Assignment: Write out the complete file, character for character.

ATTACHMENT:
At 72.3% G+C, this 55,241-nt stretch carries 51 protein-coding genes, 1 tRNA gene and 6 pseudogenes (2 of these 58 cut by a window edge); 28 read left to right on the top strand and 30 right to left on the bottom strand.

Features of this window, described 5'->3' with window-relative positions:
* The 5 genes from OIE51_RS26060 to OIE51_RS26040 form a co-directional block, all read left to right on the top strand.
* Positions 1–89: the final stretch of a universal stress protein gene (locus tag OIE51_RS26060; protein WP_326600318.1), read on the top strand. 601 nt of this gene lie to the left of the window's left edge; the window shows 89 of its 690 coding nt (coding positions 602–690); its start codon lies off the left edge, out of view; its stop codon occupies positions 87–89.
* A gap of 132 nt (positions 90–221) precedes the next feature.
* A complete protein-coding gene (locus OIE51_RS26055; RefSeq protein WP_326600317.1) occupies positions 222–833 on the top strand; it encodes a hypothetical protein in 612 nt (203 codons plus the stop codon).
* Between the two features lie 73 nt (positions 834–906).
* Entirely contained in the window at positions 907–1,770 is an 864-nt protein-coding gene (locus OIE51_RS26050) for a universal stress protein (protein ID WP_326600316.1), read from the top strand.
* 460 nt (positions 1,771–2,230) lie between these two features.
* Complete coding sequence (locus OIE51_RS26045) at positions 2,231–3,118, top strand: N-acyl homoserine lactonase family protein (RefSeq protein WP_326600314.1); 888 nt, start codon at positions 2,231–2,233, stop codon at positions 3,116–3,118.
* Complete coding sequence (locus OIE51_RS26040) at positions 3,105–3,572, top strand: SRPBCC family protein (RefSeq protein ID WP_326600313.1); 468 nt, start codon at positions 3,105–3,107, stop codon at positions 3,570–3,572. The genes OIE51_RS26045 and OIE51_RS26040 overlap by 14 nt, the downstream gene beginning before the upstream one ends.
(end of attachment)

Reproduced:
At 72.3% G+C, this 55,241-nt stretch carries 51 protein-coding genes, 1 tRNA gene and 6 pseudogenes (2 of these 58 cut by a window edge); 28 read left to right on the top strand and 30 right to left on the bottom strand.

Features of this window, described 5'->3' with window-relative positions:
* The 5 genes from OIE51_RS26060 to OIE51_RS26040 form a co-directional block, all read left to right on the top strand.
* Positions 1–89: the final stretch of a universal stress protein gene (locus tag OIE51_RS26060; protein WP_326600318.1), read on the top strand. 601 nt of this gene lie to the left of the window's left edge; the window shows 89 of its 690 coding nt (coding positions 602–690); its start codon lies off the left edge, out of view; its stop codon occupies positions 87–89.
* A gap of 132 nt (positions 90–221) precedes the next feature.
* A complete protein-coding gene (locus OIE51_RS26055; RefSeq protein WP_326600317.1) occupies positions 222–833 on the top strand; it encodes a hypothetical protein in 612 nt (203 codons plus the stop codon).
* Between the two features lie 73 nt (positions 834–906).
* Entirely contained in the window at positions 907–1,770 is an 864-nt protein-coding gene (locus OIE51_RS26050) for a universal stress protein (protein ID WP_326600316.1), read from the top strand.
* 460 nt (positions 1,771–2,230) lie between these two features.
* Complete coding sequence (locus OIE51_RS26045) at positions 2,231–3,118, top strand: N-acyl homoserine lactonase family protein (RefSeq protein WP_326600314.1); 888 nt, start codon at positions 2,231–2,233, stop codon at positions 3,116–3,118.
* Complete coding sequence (locus OIE51_RS26040) at positions 3,105–3,572, top strand: SRPBCC family protein (RefSeq protein ID WP_326600313.1); 468 nt, start codon at positions 3,105–3,107, stop codon at positions 3,570–3,572. The genes OIE51_RS26045 and OIE51_RS26040 overlap by 14 nt, the downstream gene beginning before the upstream one ends.